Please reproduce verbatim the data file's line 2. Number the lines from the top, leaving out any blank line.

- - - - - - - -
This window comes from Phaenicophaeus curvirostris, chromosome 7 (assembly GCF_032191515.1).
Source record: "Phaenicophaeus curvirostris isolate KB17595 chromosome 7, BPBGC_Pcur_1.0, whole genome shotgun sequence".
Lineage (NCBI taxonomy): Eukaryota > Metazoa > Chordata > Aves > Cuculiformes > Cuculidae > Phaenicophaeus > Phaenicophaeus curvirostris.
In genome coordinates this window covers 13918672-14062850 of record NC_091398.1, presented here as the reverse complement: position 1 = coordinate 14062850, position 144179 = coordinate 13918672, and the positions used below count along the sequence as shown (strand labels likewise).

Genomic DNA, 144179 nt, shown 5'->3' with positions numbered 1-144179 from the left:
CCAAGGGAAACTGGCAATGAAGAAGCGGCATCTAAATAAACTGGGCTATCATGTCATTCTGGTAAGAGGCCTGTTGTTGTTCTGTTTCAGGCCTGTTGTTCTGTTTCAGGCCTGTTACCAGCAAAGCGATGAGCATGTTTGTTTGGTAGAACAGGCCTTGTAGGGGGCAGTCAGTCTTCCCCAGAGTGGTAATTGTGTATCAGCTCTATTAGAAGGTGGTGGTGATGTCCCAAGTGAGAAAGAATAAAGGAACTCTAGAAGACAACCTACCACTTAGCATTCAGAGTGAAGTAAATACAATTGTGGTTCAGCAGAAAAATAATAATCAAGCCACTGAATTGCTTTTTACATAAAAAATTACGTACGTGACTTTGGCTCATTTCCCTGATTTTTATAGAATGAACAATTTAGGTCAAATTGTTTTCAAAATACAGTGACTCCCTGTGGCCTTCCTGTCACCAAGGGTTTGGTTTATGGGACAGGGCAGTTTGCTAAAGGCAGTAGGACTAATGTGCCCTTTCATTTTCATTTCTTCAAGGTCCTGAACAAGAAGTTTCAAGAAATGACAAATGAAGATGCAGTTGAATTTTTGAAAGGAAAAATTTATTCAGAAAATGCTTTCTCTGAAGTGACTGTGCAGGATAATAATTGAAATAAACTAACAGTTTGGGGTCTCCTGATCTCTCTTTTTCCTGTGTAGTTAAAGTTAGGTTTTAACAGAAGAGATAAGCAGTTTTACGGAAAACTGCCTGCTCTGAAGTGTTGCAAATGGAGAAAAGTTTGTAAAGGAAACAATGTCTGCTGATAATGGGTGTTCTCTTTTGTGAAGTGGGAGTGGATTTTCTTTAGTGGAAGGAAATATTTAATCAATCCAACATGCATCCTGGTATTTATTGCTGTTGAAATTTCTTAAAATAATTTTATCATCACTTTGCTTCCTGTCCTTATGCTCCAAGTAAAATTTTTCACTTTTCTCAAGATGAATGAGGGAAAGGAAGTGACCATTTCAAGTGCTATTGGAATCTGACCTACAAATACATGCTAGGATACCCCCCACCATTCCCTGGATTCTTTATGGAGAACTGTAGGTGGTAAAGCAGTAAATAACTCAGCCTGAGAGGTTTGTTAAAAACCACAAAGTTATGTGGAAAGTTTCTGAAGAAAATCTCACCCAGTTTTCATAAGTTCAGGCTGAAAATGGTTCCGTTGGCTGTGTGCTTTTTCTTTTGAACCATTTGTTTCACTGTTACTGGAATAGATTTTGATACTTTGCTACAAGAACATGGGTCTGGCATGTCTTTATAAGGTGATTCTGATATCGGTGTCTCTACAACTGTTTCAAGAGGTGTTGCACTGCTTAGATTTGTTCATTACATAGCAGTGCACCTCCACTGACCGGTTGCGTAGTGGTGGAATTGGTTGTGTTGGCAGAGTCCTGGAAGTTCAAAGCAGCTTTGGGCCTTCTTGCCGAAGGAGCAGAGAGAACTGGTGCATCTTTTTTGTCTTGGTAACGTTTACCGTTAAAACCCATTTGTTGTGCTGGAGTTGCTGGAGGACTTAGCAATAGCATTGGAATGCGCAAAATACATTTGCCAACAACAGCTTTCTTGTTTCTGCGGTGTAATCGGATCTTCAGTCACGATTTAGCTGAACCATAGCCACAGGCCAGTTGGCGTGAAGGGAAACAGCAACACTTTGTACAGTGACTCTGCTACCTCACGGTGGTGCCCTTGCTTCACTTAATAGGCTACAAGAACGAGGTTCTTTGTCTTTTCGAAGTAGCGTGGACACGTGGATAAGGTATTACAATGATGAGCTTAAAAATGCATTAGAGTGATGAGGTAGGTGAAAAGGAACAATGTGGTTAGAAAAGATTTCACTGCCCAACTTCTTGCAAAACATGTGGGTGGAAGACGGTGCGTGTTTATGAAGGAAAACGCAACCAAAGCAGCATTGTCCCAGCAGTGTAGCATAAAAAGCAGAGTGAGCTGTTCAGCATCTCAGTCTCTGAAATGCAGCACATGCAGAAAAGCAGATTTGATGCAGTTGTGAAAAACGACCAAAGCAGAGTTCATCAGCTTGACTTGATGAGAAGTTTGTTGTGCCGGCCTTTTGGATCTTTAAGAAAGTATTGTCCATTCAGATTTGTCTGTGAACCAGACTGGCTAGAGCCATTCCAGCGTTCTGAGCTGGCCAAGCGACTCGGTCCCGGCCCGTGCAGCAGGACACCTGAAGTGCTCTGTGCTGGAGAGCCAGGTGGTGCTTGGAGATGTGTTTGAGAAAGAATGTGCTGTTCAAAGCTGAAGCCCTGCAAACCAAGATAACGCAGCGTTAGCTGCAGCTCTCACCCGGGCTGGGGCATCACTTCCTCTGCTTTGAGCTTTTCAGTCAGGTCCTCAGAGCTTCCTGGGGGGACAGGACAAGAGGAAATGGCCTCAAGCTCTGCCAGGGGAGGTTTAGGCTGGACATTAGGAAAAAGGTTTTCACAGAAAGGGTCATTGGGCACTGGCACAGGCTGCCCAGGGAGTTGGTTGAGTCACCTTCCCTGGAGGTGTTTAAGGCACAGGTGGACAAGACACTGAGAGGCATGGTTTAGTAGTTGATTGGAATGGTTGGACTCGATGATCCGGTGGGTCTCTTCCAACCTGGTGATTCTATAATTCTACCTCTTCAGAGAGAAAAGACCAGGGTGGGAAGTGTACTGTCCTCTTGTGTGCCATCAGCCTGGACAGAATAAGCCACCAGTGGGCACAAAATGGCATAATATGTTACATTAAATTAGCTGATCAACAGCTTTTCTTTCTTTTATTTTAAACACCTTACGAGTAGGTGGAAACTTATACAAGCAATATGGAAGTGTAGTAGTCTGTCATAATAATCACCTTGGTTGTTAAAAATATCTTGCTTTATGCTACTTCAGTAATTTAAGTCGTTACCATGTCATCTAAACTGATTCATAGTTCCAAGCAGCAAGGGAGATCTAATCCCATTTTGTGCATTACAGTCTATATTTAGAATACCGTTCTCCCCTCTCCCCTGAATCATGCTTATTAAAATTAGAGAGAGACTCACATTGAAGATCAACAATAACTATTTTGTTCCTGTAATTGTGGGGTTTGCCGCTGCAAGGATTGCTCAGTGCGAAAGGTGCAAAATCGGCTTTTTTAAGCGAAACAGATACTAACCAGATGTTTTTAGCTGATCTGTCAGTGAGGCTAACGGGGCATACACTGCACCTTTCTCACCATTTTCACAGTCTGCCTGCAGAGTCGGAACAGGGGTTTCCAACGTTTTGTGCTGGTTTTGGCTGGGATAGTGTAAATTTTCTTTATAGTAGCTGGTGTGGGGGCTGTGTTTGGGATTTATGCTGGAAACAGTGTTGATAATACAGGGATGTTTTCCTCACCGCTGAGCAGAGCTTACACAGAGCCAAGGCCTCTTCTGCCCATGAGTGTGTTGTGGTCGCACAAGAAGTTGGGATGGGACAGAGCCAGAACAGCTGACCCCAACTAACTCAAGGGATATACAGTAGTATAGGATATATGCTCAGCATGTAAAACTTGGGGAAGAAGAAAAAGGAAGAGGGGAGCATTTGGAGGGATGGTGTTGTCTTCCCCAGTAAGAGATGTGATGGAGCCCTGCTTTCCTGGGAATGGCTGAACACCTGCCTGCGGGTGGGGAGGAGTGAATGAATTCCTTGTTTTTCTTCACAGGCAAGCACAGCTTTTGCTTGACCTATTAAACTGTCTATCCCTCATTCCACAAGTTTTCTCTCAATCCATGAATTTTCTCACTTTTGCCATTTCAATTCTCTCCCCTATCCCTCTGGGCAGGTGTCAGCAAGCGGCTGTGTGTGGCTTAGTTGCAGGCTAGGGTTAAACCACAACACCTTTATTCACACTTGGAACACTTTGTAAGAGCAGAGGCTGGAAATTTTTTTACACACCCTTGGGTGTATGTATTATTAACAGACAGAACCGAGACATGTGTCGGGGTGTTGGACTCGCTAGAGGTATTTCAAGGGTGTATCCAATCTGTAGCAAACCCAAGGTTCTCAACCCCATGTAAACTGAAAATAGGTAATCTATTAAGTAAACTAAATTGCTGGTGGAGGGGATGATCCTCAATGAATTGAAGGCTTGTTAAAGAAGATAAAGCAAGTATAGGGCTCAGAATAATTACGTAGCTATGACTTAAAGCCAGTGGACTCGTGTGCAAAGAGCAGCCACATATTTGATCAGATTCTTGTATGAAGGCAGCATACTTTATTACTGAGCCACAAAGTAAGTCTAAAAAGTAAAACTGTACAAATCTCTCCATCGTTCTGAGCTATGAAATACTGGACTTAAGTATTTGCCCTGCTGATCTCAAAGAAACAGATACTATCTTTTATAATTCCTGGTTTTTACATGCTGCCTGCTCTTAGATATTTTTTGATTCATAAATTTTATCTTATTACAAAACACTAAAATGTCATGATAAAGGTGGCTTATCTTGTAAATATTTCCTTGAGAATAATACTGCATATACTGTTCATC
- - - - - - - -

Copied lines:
Source record: "Phaenicophaeus curvirostris isolate KB17595 chromosome 7, BPBGC_Pcur_1.0, whole genome shotgun sequence".